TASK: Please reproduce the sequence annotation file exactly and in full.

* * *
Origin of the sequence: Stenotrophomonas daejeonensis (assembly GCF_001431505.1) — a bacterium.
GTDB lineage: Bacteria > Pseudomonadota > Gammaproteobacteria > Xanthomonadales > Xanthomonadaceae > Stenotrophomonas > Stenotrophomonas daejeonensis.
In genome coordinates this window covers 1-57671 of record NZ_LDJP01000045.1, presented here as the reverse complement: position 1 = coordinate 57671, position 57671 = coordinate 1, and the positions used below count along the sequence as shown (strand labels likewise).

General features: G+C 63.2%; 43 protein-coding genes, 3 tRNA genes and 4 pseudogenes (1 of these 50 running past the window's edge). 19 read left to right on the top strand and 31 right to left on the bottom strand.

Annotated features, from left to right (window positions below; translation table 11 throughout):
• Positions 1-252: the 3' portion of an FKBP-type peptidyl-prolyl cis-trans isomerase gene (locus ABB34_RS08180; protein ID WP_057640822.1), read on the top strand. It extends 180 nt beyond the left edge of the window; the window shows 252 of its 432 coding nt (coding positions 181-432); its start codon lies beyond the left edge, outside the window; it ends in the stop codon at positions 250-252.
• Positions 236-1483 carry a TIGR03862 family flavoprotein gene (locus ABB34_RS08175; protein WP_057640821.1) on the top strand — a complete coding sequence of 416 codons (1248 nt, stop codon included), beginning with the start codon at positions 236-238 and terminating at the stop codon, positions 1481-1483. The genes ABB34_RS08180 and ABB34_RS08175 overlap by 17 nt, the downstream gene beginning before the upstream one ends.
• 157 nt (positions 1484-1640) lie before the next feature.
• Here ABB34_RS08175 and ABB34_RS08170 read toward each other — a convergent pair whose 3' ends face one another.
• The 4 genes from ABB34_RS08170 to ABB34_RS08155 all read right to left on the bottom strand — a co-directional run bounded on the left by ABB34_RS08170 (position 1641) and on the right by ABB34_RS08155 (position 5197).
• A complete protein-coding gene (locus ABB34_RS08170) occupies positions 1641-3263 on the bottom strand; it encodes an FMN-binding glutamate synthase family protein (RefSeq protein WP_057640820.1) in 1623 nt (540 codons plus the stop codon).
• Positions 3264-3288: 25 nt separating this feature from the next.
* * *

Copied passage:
Origin of the sequence: Stenotrophomonas daejeonensis (assembly GCF_001431505.1) — a bacterium.
GTDB lineage: Bacteria > Pseudomonadota > Gammaproteobacteria > Xanthomonadales > Xanthomonadaceae > Stenotrophomonas > Stenotrophomonas daejeonensis.
In genome coordinates this window covers 1-57671 of record NZ_LDJP01000045.1, presented here as the reverse complement: position 1 = coordinate 57671, position 57671 = coordinate 1, and the positions used below count along the sequence as shown (strand labels likewise).

General features: G+C 63.2%; 43 protein-coding genes, 3 tRNA genes and 4 pseudogenes (1 of these 50 running past the window's edge). 19 read left to right on the top strand and 31 right to left on the bottom strand.

Annotated features, from left to right (window positions below; translation table 11 throughout):
• Positions 1-252: the 3' portion of an FKBP-type peptidyl-prolyl cis-trans isomerase gene (locus ABB34_RS08180; protein ID WP_057640822.1), read on the top strand. It extends 180 nt beyond the left edge of the window; the window shows 252 of its 432 coding nt (coding positions 181-432); its start codon lies beyond the left edge, outside the window; it ends in the stop codon at positions 250-252.
• Positions 236-1483 carry a TIGR03862 family flavoprotein gene (locus ABB34_RS08175; protein WP_057640821.1) on the top strand — a complete coding sequence of 416 codons (1248 nt, stop codon included), beginning with the start codon at positions 236-238 and terminating at the stop codon, positions 1481-1483. The genes ABB34_RS08180 and ABB34_RS08175 overlap by 17 nt, the downstream gene beginning before the upstream one ends.
• 157 nt (positions 1484-1640) lie before the next feature.
• Here ABB34_RS08175 and ABB34_RS08170 read toward each other — a convergent pair whose 3' ends face one another.
• The 4 genes from ABB34_RS08170 to ABB34_RS08155 all read right to left on the bottom strand — a co-directional run bounded on the left by ABB34_RS08170 (position 1641) and on the right by ABB34_RS08155 (position 5197).
• A complete protein-coding gene (locus ABB34_RS08170) occupies positions 1641-3263 on the bottom strand; it encodes an FMN-binding glutamate synthase family protein (RefSeq protein WP_057640820.1) in 1623 nt (540 codons plus the stop codon).
• Positions 3264-3288: 25 nt separating this feature from the next.